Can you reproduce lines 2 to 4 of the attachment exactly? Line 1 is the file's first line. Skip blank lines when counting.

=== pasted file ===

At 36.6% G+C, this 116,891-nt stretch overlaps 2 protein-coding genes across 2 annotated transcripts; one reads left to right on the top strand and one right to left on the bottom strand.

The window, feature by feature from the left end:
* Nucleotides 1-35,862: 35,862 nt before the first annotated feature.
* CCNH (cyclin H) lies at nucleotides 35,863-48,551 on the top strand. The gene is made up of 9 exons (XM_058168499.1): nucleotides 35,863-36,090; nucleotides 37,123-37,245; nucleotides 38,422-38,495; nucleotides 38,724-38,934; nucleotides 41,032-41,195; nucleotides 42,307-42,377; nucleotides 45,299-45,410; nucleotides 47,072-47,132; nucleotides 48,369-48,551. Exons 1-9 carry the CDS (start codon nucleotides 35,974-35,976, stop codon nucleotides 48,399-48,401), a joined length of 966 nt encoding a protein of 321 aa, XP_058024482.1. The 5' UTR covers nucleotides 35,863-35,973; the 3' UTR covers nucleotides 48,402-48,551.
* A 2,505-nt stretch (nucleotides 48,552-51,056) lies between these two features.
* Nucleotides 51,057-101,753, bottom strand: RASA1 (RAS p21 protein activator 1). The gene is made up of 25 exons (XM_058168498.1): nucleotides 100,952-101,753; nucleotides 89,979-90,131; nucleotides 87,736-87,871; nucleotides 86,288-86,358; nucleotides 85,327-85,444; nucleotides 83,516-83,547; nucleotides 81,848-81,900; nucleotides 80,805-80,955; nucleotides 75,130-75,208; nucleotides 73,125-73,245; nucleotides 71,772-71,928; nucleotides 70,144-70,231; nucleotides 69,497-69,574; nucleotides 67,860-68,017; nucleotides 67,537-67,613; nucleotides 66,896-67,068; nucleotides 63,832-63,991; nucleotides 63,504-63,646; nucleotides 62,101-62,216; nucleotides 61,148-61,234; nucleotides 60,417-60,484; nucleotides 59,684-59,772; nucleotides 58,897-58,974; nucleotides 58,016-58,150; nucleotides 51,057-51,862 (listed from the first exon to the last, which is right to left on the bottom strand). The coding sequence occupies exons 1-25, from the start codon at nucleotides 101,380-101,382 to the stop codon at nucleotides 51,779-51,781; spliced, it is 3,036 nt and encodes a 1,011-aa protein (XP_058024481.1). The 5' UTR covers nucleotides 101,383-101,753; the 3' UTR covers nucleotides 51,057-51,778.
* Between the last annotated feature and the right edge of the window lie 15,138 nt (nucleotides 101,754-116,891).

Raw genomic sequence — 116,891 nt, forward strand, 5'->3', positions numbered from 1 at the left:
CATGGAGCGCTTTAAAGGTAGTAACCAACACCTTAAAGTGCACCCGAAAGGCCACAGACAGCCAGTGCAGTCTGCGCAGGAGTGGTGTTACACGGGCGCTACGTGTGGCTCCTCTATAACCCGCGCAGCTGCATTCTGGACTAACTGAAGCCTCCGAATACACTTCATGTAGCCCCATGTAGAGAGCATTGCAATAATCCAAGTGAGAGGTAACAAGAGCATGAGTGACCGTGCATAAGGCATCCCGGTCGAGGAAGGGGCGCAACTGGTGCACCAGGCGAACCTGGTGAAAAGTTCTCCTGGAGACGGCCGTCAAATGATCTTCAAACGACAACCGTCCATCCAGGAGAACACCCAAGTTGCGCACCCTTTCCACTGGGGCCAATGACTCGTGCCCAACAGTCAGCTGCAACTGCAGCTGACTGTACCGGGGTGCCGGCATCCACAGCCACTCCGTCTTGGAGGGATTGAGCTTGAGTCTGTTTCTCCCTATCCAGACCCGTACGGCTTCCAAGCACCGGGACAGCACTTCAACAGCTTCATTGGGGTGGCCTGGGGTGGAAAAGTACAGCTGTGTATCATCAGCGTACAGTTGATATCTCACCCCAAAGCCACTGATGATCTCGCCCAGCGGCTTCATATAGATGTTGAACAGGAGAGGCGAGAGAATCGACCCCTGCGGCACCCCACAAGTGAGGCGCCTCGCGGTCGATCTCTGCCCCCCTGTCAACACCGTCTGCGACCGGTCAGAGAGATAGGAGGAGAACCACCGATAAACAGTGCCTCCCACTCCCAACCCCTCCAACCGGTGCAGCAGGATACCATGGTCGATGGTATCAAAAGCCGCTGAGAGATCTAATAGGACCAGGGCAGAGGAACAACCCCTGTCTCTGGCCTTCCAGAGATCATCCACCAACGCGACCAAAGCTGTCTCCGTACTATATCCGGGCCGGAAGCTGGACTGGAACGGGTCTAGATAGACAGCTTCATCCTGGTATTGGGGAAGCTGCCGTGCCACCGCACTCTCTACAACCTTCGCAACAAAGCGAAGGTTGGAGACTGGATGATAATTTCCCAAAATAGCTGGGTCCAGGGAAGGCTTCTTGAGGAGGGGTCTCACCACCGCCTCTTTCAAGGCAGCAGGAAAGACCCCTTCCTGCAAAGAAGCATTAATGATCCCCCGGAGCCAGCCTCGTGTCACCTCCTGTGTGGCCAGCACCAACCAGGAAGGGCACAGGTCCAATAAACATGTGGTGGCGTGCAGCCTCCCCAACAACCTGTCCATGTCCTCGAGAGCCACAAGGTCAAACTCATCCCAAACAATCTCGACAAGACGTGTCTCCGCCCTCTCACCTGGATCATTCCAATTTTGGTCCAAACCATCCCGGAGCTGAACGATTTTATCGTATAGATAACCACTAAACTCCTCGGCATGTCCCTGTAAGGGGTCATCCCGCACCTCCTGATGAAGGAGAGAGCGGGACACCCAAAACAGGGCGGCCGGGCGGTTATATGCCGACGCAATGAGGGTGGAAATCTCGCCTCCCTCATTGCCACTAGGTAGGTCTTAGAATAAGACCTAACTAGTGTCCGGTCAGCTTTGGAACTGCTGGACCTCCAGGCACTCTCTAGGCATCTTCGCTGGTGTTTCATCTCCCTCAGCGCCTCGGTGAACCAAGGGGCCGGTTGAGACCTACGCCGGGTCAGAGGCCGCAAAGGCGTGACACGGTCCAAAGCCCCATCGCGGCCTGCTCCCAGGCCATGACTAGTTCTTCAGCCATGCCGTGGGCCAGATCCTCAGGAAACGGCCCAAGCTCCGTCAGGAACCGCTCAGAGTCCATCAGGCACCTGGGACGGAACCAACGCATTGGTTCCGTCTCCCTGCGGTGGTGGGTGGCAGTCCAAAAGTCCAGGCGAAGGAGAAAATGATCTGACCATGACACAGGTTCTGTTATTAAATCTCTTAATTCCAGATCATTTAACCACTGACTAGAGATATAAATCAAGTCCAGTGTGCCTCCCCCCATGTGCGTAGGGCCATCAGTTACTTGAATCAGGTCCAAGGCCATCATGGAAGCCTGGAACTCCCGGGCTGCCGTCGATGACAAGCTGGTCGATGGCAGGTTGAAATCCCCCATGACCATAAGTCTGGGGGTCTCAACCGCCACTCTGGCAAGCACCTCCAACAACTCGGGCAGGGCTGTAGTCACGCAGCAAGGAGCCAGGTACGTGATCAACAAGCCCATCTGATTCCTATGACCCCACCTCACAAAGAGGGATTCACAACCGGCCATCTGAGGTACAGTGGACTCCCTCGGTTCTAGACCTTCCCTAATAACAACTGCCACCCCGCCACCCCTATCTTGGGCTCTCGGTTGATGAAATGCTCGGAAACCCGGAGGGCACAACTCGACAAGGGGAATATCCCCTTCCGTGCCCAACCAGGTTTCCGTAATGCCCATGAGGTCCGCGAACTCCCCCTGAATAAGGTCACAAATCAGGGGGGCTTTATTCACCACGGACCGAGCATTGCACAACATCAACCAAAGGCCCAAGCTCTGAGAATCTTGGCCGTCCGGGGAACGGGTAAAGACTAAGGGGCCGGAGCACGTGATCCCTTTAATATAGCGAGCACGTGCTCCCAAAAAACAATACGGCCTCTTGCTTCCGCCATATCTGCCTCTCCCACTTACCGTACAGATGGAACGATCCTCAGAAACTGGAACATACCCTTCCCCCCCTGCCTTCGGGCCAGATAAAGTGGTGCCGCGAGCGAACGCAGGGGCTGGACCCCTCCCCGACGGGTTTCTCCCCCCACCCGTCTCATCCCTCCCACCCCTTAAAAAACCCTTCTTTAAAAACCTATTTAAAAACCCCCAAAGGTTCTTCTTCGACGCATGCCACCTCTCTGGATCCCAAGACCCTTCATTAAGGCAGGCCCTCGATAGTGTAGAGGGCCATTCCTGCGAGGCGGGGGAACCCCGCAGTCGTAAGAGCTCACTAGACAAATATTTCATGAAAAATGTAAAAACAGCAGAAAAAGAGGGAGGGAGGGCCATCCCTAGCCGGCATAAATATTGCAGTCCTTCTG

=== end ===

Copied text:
The window, feature by feature from the left end:
* Nucleotides 1-35,862: 35,862 nt before the first annotated feature.
* CCNH (cyclin H) lies at nucleotides 35,863-48,551 on the top strand. The gene is made up of 9 exons (XM_058168499.1): nucleotides 35,863-36,090; nucleotides 37,123-37,245; nucleotides 38,422-38,495; nucleotides 38,724-38,934; nucleotides 41,032-41,195; nucleotides 42,307-42,377; nucleotides 45,299-45,410; nucleotides 47,072-47,132; nucleotides 48,369-48,551. Exons 1-9 carry the CDS (start codon nucleotides 35,974-35,976, stop codon nucleotides 48,399-48,401), a joined length of 966 nt encoding a protein of 321 aa, XP_058024482.1. The 5' UTR covers nucleotides 35,863-35,973; the 3' UTR covers nucleotides 48,402-48,551.